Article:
Also, if I leave the dough out for too long at the last rising, would that be reason for it to turn out flat?

    1. I didn’t want to accidentally incorporate too much extra flour when shaping, but ignore the dough is wet and sticky, is that just indication that I can use as much flour as needed to shape a smooth and full loaf?

      1. First off, use our weight equivalents in the book, on page 53 of the book, not the one you listed above. Sounds like your measurements were off, but once you switch to weights, you’ll be fine, and you won’t need the bread flour. And dust liberally, taking care not to incorporate the flour into the loaf as you shape it. But use as much as you need.

  42. I like to weigh my flour. Can you please tell me how many grams 6 -1/2 cups should equal? I have the original copy of Artisam Bread in Five Minutes a Day and your Holiday and Celebration Bread in 5 Minutes a Day. The first book seems to use 142 grams of flour per cup while the second book uses 125 grams per cup. Thank you.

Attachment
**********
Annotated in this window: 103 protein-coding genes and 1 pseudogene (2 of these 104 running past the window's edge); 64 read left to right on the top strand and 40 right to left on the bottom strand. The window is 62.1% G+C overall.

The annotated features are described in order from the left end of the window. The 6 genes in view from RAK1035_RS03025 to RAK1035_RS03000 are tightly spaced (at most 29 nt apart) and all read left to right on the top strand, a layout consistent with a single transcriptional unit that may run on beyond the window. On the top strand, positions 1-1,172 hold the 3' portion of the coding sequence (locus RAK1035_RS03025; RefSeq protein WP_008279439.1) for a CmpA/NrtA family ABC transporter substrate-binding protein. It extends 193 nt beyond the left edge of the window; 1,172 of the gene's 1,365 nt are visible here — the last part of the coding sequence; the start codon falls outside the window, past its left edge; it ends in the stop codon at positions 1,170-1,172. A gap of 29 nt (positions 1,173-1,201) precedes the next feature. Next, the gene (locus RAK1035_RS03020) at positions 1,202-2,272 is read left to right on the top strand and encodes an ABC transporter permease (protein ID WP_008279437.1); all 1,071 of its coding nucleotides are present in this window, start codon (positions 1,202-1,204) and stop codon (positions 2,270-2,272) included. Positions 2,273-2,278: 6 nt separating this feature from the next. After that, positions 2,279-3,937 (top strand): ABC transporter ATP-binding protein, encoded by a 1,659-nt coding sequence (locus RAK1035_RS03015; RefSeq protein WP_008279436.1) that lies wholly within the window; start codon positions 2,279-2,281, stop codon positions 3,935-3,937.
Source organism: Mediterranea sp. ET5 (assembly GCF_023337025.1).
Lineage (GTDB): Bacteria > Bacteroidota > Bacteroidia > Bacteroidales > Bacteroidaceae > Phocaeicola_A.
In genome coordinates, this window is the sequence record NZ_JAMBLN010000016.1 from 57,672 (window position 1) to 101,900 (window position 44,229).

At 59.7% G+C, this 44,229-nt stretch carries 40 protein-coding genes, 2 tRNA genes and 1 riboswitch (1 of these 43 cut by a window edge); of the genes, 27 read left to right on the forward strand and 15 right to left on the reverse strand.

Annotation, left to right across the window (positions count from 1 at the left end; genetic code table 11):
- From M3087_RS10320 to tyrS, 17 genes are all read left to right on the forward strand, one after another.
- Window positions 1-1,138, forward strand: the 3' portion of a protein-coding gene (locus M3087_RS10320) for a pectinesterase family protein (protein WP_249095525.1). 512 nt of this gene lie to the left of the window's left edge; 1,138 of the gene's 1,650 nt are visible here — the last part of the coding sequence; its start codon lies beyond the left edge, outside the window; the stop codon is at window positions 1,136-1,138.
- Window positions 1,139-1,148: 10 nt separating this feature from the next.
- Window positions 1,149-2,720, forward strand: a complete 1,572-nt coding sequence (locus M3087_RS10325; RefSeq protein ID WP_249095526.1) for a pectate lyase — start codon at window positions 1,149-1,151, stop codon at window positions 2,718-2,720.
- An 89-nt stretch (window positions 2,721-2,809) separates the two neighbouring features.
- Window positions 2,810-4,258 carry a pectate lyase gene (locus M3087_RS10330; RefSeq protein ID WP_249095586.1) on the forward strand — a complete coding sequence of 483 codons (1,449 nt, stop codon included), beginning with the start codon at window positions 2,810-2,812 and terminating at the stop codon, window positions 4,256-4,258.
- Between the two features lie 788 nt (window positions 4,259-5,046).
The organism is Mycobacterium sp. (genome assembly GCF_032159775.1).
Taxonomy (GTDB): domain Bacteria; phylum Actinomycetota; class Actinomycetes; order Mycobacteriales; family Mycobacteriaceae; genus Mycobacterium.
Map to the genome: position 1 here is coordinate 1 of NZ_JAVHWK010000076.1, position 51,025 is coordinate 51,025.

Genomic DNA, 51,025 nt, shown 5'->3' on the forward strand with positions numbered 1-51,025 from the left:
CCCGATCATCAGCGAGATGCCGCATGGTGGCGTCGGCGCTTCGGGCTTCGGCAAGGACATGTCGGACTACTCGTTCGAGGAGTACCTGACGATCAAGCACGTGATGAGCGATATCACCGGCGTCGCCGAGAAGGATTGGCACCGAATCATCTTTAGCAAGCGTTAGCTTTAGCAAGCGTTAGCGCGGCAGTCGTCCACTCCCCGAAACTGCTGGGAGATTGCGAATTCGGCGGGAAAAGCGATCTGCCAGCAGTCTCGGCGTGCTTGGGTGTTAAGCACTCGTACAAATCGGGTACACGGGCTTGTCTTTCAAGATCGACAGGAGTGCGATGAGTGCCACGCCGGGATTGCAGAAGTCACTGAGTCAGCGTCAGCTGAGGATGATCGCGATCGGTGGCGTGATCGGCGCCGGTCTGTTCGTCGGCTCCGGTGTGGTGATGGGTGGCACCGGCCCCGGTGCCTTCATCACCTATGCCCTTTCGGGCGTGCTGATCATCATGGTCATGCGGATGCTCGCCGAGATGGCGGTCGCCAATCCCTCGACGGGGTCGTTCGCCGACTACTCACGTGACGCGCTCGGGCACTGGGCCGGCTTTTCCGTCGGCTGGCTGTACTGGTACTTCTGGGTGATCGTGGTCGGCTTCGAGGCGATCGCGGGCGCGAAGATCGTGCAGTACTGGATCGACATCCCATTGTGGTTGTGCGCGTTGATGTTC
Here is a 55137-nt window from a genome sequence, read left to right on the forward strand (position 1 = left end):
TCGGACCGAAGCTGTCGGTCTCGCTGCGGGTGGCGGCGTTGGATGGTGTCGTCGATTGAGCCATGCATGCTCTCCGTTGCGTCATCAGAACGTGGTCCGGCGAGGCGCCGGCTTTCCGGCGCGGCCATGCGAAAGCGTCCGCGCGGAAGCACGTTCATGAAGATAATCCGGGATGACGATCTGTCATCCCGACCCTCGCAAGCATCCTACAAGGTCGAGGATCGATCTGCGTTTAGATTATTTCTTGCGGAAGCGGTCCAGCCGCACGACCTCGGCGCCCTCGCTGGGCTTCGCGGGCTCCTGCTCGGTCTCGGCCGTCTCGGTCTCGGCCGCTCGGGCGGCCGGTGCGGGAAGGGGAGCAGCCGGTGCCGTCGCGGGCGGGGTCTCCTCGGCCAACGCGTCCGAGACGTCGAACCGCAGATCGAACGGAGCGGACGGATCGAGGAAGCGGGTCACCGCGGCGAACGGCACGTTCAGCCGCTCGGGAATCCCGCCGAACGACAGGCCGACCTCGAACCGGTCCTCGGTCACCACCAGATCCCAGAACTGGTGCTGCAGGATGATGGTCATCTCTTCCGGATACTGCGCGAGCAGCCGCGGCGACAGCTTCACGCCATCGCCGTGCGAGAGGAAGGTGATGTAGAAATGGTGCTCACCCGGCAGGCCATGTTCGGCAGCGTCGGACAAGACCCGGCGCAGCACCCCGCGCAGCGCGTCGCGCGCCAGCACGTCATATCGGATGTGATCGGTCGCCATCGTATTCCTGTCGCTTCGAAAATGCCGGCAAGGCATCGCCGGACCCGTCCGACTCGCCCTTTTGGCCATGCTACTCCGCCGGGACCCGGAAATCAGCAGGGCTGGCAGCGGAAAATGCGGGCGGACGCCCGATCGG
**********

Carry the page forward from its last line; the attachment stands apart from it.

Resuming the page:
43. My baked dough is very “doughy”… I don’t like that. I always take inside temp. I follow instructions, but it is always too doughy. Should I make baquettes or smaller, flatter loaves?

    1. Hi Joanne,

      You certainly can make smaller loaves. To get the bread to bake through you may need to let it rest a bit longer before baking and be sure your oven isn’t running a bit cool or it will take longer for the bread to reach 205°F. You have to let it cool for a full hour before slicing or it will be gummy.

      Thanks, Zoë

  44. I have read about the health benefits of sourdough bread due to it’s fermentation such as: probiotics, lactic acid which creates a PH level needed for nutrient absorption and the fermentation process giving the carbs a lower glycemic index. I wonder if the longer fermentation of your recipe in the refrigerator has the same kind of benefits. It would be nice to know!

    1. Mike, I just did a whole post on this, type “health questions” into our Search Bar above, or just go to our home page, where it’ll sit for a while. It’s also in our FAQs page (above), scroll down to number 33, Health Questions.

Leave a Reply

Your email address will not be published. Required fields are marked *

This site uses Akismet to reduce spam. Learn how your comment data is processed.